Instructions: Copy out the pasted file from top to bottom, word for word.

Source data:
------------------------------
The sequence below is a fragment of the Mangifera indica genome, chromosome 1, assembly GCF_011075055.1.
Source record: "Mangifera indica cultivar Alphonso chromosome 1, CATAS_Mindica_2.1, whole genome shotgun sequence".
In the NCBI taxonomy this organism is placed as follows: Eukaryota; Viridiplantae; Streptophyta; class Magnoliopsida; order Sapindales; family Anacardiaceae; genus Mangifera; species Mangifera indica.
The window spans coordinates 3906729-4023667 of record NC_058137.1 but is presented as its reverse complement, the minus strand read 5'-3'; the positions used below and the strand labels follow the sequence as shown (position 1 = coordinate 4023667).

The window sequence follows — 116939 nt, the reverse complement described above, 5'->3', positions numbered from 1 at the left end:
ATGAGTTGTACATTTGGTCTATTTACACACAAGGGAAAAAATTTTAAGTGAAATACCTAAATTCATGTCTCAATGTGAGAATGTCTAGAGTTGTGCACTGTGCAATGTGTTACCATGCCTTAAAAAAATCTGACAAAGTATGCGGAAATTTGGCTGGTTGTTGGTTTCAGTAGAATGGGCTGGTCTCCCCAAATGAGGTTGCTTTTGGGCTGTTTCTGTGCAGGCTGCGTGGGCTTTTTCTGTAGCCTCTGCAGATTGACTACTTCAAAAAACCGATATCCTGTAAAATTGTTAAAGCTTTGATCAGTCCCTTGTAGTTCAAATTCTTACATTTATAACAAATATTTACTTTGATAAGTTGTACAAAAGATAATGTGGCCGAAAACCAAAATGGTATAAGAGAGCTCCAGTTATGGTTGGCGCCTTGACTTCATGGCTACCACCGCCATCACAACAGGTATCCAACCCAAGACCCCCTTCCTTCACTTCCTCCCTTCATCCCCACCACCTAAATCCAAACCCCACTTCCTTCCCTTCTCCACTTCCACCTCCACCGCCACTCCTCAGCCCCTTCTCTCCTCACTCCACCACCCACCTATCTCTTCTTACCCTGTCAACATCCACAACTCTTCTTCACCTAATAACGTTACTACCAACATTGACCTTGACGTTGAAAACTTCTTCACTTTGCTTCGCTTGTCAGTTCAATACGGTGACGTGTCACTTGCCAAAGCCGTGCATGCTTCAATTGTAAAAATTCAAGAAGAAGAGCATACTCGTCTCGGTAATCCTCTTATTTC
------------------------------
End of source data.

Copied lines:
The sequence below is a fragment of the Mangifera indica genome, chromosome 1, assembly GCF_011075055.1.
Source record: "Mangifera indica cultivar Alphonso chromosome 1, CATAS_Mindica_2.1, whole genome shotgun sequence".
In the NCBI taxonomy this organism is placed as follows: Eukaryota; Viridiplantae; Streptophyta; class Magnoliopsida; order Sapindales; family Anacardiaceae; genus Mangifera; species Mangifera indica.
The window spans coordinates 3906729-4023667 of record NC_058137.1 but is presented as its reverse complement, the minus strand read 5'-3'; the positions used below and the strand labels follow the sequence as shown (position 1 = coordinate 4023667).

The window sequence follows — 116939 nt, the reverse complement described above, 5'->3', positions numbered from 1 at the left end:
ATGAGTTGTACATTTGGTCTATTTACACACAAGGGAAAAAATTTTAAGTGAAATACCTAAATTCATGTCTCAATGTGAGAATGTCTAGAGTTGTGCACTGTGCAATGTGTTACCATGCCTTAAAAAAATCTGACAAAGTATGCGGAAATTTGGCTGGTTGTTGGTTTCAGTAGAATGGGCTGGTCTCCCCAAATGAGGTTGCTTTTGGGCTGTTTCTGTGCAGGCTGCGTGGGCTTTTTCTGTAGCCTCTGCAGATTGACTACTTCAAAAAACCGATATCCTGTAAAATTGTTAAAGCTTTGATCAGTCCCTTGTAGTTCAAATTCTTACATTTATAACAAATATTTACTTTGATAAGTTGTACAAAAGATAATGTGGCCGAAAACCAAAATGGTATAAGAGAGCTCCAGTTATGGTTGGCGCCTTGACTTCATGGCTACCACCGCCATCACAACAGGTATCCAACCCAAGACCCCCTTCCTTCACTTCCTCCCTTCATCCCCACCACCTAAATCCAAACCCCACTTCCTTCCCTTCTCCACTTCCACCTCCACCGCCACTCCTCAGCCCCTTCTCTCCTCACTCCACCACCCACCTATCTCTTCTTACCCTGTCAACATCCACAACTCTTCTTCACCTAATAACGTTACTACCAACATTGACCTTGACGTTGAAAACTTCTTCACTTTGCTTCGCTTGTCAGTTCAATACGGTGACGTGTCACTTGCCAAAGCCGTGCATGCTTCAATTGTAAAAATTCAAGAAGAAGAGCATACTCGTCTCGGTAATCCTCTTATTTC